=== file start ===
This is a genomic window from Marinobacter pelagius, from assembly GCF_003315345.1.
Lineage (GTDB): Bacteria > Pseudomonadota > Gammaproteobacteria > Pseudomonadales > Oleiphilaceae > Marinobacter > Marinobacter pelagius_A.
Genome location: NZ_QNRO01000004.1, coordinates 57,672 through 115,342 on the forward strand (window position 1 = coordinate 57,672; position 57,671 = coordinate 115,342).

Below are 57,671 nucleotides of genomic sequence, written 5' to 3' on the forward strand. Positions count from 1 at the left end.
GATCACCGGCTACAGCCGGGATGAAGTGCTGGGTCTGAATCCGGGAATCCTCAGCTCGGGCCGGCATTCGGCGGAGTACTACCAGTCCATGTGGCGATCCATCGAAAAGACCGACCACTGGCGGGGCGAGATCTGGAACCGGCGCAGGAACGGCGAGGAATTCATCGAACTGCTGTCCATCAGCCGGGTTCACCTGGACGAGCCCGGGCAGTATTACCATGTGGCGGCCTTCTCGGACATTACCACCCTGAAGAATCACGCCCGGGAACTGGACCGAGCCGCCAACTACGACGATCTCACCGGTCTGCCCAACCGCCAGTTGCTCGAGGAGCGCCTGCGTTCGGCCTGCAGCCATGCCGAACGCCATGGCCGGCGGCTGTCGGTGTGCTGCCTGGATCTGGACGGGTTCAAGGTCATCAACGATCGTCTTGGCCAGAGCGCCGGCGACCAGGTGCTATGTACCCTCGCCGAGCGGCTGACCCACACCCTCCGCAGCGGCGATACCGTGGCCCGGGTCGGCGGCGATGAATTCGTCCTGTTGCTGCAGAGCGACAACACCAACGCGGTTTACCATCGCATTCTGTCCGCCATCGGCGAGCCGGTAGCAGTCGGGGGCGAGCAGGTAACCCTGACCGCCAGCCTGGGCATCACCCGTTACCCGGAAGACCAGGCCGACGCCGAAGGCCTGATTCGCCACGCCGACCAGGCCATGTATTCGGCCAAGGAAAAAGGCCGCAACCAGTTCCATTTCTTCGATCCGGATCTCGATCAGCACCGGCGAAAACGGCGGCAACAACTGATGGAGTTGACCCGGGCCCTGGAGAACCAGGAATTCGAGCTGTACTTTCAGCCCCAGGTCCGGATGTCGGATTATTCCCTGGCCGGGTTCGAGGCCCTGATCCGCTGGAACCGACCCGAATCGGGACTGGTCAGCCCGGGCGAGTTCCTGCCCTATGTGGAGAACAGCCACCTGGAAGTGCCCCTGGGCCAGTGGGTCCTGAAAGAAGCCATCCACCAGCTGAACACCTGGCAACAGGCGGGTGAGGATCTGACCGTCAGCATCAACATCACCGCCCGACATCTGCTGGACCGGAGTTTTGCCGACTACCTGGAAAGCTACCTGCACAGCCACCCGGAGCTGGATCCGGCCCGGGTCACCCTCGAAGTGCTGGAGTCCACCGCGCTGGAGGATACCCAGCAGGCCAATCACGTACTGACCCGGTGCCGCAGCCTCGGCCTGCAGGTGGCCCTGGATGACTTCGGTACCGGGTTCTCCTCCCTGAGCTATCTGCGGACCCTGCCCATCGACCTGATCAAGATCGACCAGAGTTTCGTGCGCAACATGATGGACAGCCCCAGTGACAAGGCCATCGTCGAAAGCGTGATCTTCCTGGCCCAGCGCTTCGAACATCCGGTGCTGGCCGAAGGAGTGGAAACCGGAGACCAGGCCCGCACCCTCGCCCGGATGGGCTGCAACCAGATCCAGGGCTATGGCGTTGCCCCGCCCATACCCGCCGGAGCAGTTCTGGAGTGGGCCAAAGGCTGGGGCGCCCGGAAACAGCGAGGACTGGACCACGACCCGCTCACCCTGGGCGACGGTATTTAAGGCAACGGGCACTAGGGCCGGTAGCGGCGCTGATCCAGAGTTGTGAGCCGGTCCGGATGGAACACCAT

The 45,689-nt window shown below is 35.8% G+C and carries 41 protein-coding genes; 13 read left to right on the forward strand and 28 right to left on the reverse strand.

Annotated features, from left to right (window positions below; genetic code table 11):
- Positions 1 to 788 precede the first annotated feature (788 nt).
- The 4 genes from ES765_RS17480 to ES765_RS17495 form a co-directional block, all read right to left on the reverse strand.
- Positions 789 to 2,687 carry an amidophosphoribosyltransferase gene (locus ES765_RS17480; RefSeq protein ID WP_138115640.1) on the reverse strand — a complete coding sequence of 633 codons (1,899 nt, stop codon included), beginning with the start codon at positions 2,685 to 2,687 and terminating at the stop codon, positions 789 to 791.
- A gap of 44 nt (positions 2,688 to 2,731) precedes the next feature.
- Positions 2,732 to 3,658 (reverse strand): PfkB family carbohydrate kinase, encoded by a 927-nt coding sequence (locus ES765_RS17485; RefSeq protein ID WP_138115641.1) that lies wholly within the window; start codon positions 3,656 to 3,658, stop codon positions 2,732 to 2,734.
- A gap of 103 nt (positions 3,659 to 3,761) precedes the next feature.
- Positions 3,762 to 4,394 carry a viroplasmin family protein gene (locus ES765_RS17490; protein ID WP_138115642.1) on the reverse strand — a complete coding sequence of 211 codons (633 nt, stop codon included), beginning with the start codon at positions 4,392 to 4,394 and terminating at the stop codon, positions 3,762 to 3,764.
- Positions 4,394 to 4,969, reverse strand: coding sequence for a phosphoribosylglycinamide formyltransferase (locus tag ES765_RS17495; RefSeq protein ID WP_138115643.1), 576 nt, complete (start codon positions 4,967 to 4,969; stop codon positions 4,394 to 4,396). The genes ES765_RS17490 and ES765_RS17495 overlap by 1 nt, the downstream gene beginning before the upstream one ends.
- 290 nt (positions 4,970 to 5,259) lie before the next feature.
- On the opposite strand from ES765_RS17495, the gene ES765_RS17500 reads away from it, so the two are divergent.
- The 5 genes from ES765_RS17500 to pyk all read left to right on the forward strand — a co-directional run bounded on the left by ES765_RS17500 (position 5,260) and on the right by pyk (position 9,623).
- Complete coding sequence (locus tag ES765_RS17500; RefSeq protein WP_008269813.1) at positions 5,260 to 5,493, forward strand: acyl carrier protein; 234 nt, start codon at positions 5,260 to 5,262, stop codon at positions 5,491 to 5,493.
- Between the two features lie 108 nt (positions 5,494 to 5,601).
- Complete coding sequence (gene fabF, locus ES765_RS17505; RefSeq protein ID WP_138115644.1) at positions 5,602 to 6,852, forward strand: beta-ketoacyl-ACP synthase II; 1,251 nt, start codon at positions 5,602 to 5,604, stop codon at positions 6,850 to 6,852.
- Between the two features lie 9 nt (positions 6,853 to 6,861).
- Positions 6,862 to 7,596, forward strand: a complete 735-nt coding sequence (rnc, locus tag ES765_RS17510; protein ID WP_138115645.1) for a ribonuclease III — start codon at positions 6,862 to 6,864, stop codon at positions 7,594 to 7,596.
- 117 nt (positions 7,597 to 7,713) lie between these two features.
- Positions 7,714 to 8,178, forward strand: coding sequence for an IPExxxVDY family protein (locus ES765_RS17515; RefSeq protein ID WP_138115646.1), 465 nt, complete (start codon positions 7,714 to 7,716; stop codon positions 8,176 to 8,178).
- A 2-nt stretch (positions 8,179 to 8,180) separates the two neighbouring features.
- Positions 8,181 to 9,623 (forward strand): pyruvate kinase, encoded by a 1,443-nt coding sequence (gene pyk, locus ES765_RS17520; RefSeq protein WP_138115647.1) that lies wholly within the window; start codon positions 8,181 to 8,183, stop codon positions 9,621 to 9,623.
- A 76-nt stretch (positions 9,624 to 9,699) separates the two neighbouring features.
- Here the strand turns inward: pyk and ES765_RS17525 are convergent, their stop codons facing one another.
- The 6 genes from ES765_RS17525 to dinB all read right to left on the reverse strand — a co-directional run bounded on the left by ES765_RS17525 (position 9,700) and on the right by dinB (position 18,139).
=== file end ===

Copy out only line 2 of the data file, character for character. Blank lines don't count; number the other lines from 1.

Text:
Lineage (GTDB): Bacteria > Pseudomonadota > Gammaproteobacteria > Pseudomonadales > Oleiphilaceae > Marinobacter > Marinobacter pelagius_A.